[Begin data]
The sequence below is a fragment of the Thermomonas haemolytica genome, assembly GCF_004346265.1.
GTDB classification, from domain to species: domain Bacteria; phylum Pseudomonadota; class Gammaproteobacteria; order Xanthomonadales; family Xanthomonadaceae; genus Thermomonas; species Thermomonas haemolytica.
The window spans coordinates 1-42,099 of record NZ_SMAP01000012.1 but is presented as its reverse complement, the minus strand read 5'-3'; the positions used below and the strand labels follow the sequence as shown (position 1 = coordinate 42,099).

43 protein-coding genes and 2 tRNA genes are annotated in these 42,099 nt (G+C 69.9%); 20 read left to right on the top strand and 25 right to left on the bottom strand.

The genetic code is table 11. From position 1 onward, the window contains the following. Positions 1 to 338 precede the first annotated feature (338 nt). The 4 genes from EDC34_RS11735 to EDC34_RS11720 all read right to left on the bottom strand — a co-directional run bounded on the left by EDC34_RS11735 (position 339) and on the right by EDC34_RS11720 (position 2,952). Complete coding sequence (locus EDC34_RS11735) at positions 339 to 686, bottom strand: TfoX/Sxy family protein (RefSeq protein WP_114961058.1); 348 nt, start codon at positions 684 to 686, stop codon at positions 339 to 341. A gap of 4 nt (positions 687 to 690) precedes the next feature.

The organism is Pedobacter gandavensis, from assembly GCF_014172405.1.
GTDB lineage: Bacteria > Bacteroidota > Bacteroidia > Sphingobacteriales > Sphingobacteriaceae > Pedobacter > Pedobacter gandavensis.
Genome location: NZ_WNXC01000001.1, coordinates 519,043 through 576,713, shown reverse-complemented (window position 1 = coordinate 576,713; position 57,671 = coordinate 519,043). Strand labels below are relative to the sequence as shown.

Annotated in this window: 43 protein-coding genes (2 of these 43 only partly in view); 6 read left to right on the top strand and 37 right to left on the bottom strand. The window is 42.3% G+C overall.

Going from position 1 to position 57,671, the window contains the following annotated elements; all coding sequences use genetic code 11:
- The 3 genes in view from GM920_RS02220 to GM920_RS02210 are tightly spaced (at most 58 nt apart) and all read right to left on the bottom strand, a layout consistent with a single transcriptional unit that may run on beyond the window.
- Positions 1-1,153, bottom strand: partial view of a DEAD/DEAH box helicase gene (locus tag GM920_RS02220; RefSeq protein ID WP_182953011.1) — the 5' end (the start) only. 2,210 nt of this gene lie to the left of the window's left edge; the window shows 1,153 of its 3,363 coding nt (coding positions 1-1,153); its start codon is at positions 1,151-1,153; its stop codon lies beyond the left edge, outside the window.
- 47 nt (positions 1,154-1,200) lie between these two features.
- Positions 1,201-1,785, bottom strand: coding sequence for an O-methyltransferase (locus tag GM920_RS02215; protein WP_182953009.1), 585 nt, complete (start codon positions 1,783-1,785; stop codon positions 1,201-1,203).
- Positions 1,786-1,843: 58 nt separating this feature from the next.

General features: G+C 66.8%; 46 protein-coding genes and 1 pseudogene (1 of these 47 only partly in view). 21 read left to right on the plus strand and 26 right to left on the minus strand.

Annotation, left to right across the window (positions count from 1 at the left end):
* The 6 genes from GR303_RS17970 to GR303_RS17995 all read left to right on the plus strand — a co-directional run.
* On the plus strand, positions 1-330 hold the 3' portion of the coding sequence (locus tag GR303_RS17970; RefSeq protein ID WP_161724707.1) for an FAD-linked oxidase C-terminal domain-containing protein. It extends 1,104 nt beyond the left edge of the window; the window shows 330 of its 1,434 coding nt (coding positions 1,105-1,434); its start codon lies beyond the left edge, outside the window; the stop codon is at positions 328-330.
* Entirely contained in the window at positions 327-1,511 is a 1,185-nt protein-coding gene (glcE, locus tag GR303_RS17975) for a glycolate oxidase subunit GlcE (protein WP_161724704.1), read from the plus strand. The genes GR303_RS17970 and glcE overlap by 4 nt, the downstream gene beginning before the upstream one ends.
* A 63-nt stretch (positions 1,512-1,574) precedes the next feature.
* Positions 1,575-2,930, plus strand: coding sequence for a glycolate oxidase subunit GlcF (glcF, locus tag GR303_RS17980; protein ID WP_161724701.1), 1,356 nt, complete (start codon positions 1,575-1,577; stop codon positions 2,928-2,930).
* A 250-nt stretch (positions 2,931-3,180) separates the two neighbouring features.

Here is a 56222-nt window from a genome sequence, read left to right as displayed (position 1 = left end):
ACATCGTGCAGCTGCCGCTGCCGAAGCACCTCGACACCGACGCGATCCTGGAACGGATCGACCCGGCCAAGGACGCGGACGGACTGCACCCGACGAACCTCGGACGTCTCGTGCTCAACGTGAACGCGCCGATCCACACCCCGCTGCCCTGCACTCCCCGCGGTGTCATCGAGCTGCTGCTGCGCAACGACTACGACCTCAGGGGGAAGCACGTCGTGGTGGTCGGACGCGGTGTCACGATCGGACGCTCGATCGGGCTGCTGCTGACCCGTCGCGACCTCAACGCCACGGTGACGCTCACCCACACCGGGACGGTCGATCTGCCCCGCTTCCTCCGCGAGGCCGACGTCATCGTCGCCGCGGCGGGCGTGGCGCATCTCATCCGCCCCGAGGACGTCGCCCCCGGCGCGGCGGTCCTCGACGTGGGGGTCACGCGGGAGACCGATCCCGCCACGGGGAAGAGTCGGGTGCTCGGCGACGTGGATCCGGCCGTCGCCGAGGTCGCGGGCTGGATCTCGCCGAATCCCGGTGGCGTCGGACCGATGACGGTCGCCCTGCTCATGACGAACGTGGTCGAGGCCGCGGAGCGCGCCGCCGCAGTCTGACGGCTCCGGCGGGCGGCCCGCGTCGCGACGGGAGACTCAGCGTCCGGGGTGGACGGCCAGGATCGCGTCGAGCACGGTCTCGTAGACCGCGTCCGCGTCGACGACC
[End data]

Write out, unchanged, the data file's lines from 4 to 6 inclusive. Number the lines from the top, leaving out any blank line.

43 protein-coding genes and 2 tRNA genes are annotated in these 42,099 nt (G+C 69.9%); 20 read left to right on the top strand and 25 right to left on the bottom strand.

The genetic code is table 11. From position 1 onward, the window contains the following. Positions 1 to 338 precede the first annotated feature (338 nt). The 4 genes from EDC34_RS11735 to EDC34_RS11720 all read right to left on the bottom strand — a co-directional run bounded on the left by EDC34_RS11735 (position 339) and on the right by EDC34_RS11720 (position 2,952). Complete coding sequence (locus EDC34_RS11735) at positions 339 to 686, bottom strand: TfoX/Sxy family protein (RefSeq protein WP_114961058.1); 348 nt, start codon at positions 684 to 686, stop codon at positions 339 to 341. A gap of 4 nt (positions 687 to 690) precedes the next feature.

The organism is Pedobacter gandavensis, from assembly GCF_014172405.1.